‘Anglo not just a bad bank, but the worst’, say Quinn children
- Sean Quinn gambled with his children's future, court hears
- No one explained transactions to five children
- Plaintiffs had 'modest lives' - any indulgences were in the gift of their father
The five children of former billionaire Sean Quinn say they received no legal advice in relation to share pledges and guarantees they signed related to €2.34bn in loans from Anglo Irish Bank.
The High Court has heard they often only got “a signature page” to sign and not the entire document.
The court heard that although the sums were advanced to the children, as shareholders in Quinn Group ROI, they were not consulted about drawing down the funds and these were used to cover losses endured by their father while investing in Anglo shares through financial instruments known as contracts for difference (CFDs).
Their counsel, Bernard Dunleavy SC, said as far as the children were concerned, “Anglo wasn’t just a bad bank, it was the worst”.
He said that if they had been advised by the bank of the “dire circumstances” in which they would find themselves, they would never have signed.
An action by the five children, Sean Jr, Ciara, Colette, Brenda and Aoife Quinn, against Anglo’s successor Irish Bank Resolution Corporation and its liquidator Kieran Wallace opened today in the High Court.
The case, in which the children deny any liability for the loans and claim the security on them was invalid and unenforceable, is expected to last six months.
Mr Dunleavy outlined to the court the huge size of the Quinn business empire in the 2000s. It involved 95 associated companies with a wide range of interests, including insurance and hospitality.
Quinn Group ROI was the main holding company and the shares in this were held by the five children.
Mr Dunleavy said that “on paper at least” from 2002 onwards, the children might have been viewed as among the wealthiest in the country and controlling a massive business empire.
But he said that perceived state of affairs was not the reality.
The plaintiffs, he said, had modest lives. While they enjoyed some indulgences, these were always in the gift of their father.
Mr Dunleavy said that what Sean Quinn Snr said went. The possibility of refusing a request from their father was not something any of the children could contemplate. The barrister said this was a state of affairs known by Anglo.
The court heard how Sean Quinn Snr began investing in CFDs in September 2005 through Bazzely, a company in Madeira.
Using CFDs, it is possible for someone to invest in the performance of shares without actually owning them.
Mr Dunleavy explained there was “a huge degree of risk” involved.
When the share price went up, the profits to be made could be enormous. But when they went down, the losses could be colossal, he said.
After a period, Bazzely began to invest almost exclusively in Anglo shares.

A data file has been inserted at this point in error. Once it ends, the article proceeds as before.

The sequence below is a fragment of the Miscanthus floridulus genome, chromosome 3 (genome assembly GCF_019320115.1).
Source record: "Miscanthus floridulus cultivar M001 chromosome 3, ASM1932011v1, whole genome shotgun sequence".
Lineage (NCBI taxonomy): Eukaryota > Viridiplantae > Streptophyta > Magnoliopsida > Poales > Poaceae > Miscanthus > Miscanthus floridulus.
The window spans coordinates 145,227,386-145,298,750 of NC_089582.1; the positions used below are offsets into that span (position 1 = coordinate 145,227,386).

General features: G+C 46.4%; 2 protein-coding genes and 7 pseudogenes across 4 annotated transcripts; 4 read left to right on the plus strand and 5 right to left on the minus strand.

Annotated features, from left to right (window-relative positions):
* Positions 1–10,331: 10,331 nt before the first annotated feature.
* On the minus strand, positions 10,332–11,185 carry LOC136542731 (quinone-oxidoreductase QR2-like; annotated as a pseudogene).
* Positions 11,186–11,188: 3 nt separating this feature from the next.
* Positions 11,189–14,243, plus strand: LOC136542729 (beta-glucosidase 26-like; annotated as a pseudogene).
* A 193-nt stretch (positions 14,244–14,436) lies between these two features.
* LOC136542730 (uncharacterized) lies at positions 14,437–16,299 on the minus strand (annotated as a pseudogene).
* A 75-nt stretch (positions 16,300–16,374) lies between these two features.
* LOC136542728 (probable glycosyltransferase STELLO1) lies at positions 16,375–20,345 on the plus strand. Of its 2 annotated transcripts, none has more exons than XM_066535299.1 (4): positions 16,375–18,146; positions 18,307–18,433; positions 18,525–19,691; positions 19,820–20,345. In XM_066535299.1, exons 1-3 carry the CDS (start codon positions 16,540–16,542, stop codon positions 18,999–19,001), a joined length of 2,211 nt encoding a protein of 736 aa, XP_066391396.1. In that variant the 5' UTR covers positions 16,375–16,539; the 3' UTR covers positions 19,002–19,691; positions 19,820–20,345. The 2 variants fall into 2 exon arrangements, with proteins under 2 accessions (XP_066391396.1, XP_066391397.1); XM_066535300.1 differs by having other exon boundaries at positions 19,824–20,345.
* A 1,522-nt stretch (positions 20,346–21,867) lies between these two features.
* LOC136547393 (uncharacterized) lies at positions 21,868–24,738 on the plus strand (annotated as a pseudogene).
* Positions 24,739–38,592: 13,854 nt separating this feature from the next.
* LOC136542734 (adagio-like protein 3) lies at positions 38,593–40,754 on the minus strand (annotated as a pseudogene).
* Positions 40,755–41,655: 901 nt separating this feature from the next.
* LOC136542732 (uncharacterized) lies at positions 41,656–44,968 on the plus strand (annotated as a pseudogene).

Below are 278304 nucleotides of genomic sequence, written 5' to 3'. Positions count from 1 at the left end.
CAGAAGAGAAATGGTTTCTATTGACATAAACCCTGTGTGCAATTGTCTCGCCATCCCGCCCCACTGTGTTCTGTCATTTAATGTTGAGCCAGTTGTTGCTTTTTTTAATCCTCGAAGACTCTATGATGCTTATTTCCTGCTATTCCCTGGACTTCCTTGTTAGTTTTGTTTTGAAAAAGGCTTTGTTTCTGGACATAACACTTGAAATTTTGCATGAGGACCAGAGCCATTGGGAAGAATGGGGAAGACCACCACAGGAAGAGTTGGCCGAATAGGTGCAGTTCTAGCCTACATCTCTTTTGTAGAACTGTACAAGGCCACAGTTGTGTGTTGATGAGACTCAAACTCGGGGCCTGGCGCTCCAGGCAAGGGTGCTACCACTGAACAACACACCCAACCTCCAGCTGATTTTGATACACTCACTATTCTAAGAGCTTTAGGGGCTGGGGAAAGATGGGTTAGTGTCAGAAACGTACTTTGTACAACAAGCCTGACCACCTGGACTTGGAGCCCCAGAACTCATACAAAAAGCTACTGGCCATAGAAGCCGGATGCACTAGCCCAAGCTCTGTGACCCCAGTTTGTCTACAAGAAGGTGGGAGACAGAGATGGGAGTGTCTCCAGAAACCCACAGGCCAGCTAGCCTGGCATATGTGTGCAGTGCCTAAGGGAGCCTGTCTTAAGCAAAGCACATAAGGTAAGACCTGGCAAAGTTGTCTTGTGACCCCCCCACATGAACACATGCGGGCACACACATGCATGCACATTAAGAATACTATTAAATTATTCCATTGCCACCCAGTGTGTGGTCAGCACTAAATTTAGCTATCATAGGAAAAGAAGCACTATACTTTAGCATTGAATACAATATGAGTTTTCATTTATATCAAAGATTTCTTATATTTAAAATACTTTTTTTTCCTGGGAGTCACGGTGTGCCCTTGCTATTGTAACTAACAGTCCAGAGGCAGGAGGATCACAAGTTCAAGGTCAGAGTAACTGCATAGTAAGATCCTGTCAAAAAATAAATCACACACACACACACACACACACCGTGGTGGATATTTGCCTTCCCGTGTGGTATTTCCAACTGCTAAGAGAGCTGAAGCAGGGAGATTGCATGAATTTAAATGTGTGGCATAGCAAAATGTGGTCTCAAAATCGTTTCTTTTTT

Mr Dunleavy said Sean Quinn Snr’s problem was not just that he invested in CFDs, but he also put all of his eggs in one basket.
Anglo’s share price would fall so precipitously, he had to go back to the bank to fund the “margin calls” he had to pay.
Mr Dunleavy said in doing so, he gambled with his children’s property and not his own. The barrister said he gambled with their future and that was why they were in court today.
The bank agreed to loan massive sums as it wanted to support its own share price.
“Mr Quinn and the bank were engaged in a process where they had to run and run to keep up, but no matter how much they ran, they could not keep up with the falling share price,” said Mr Dunleavy.
The barrister said that in total some €2.3bn was advanced by the bank from September 2007 onwards. But no one, he said, explained the transactions to the children.
Mr Dunleavy said there was an after the fact effort to make it appear they had received sufficient legal advice, but this was not the case.
Various security documents were signed by the children in connection with the loans.
One of the central issues in the case is the validity of share pledges and guarantees given to Anglo as security for the sums loaned to Quinn companies.
The Quinn children allege negligence and breach of duty by the bank. They claim the bank's conduct involved intentional infliction of economic harm on them.
The claims are denied by IBRC.
The court heard how during one six day day period in April 2008, sums of €50m, €20m, €220m, and €60m, were drawn down to fund margin calls as Anglo’s share price fell.
Sean Quinn Snr’s CFD position in Anglo reached 28pc of all the bank’s shares at one point.
As the share price continued to plummet, Anglo demanded the Quinns reduce the CFD position and most of the CFDs were unwound into shares.
One portion of those was purchased by a group of investors known as the "Maple Ten" and the rest by the Quinn Group.
The Quinn shares were transferred to six Quinn-owned Cypriot companies which ultimately received €498m from Anglo.
Mr Dunleavy’s opening statement to Mr Justice Garrett Simons is expected to last over three days.
Up to 49 witnesses are expected to be heard from, including former Anglo chief executive David Drumm, who is currently serving a six year jail sentence for conspiracy to defraud.